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Radical History Review 85 (2003) 12-23

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Reflections and Reports

Is Terrorism a Useful Term in Understanding the Middle East and the Palestinian-Israeli Conflict?

Joel Beinin

The Middle East is commonly considered a region especially vulnerable to terrorism and the chief exporter of terrorism to other parts of the world. Some have argued that Islam, unlike Christianity or Judaism, has a special propensity to violence against nonbelievers. Moreover, Israel, the United States, and "the West" are often portrayed as the primary victims of terrorism emanating from the Middle East. Former Israeli prime minister Benjamin Netanyahu and several of the contributors to his edited volume, Terrorism: How the West Can Win—a text that captures the ethos of the first American "war on terrorism" proclaimed by Ronald Reagan—advance these propositions.

According to the "Jerusalem definition" espoused by Netanyahu, "terrorism is the deliberate and systematic murder, maiming, and menacing of the innocent to inspire fear for political ends." 1 While this definition begs the questions of who is innocent and what constitutes innocence in conflictual situations, it is provisionally serviceable if applied to both states and nonstate actors, which Netanyahu does not do. This condition offers the only possibility of rescuing the term terrorism from its predominantly propagandistic usage in current political discourse. In that case, terrorism has been going on in the Middle East throughout the modern era.

Politically motivated violence directed against civilian populations in the Middle East can be classified into eight types. The first consists of atrocities committed [End Page 12] by European states in the course of imperial expeditions. For example, the French conquest of Algeria (1830-47) featured burning civilians alive in caves. 2 The adventures of the Egyptian pasha Mehmed Ali in Sudan and Syria also involved violent excesses against noncombatants. A second type comprises atrocities committed in the course of repressing anticolonial rebellions, such as the French torture of combatants of the National Liberation Front (NLF) during the Algerian war of independence (1954-62) and the British use of poison gas against Iraqi rebels in 1920. 3 A third type consists of riots against European settler populations, such as those against Europeans in Alexandria in 1882, which served as the pretext for a British occupation that lasted until 1956, and the clashes between Arabs and Zionists in Palestine during the period of British colonial rule (1917-48). Organized violence by nationalist politico-military organizations directed at either civilian settlers or civilians in the apparatus of colonial rule, such as the urban terror during the Battle of Algiers (1956-57) and of both Jewish and Arab groups in British-ruled Palestine, constitute a fourth category. A fifth type is composed of counterattacks by colonial settlers, such as the actions of the Algerian Secret Army Organization during the war of independence and attacks on Palestinians by Zionist militias before 1948 and by militant Israeli settlers in the West Bank and the Gaza Strip, especially since the 1980s. A sixth type includes acts of states against foreign enemies, such as the bombing campaign in Egypt organized by Israeli military intelligence in 1954, or Israel's hijacking of a Syrian civilian airliner in 1954 in order to obtain hostages to trade for captured spies. A seventh category consists of acts of states against those perceived as internal enemies, such as the mass murder of Ottoman Armenians in 1915-16, Israel's massacre of forty-eight Arab citizens at the village Kafr Qasim on the eve of its attack against Egypt on October 29, 1956, Syria's devastation of Hama in 1982 in response to an Islamic insurgency, Iraq's gassing of its Kurdish citizens at Halabja in 1987, and Turkey's repression of its Kurdish minority during most of the twentieth century. Finally, in the last two or three decades, the United States and European states have been targeted by Arab nationalists or political Islamists opposed to the role of the United States and Europe in the Middle East. In the same period, Islamist radicals have assassinated political figures, civilians, and...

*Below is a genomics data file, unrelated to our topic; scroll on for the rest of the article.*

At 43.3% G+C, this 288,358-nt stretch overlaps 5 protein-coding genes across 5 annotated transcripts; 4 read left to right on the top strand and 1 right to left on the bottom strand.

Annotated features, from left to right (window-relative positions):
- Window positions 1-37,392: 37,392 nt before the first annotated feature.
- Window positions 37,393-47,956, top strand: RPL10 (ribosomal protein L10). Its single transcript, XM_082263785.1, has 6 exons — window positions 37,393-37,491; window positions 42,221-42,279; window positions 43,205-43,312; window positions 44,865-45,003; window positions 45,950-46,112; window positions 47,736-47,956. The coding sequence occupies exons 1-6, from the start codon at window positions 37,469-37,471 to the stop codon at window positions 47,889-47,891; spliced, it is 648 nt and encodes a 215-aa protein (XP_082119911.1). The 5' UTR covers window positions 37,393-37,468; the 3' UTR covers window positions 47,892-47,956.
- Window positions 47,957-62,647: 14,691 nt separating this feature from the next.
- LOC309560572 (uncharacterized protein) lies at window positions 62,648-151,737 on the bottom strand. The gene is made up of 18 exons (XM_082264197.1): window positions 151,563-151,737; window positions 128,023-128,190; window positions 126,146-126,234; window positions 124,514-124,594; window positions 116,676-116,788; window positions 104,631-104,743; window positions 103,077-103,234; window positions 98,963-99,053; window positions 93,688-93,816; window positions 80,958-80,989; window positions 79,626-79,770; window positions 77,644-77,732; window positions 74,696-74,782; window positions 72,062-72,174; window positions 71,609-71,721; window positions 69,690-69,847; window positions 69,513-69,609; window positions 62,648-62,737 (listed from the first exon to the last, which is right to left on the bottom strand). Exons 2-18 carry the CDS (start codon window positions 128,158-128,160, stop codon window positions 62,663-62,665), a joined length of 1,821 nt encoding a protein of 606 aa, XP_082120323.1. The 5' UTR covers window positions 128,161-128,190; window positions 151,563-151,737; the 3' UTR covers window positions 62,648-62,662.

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pp. 12-23
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Archived 2004
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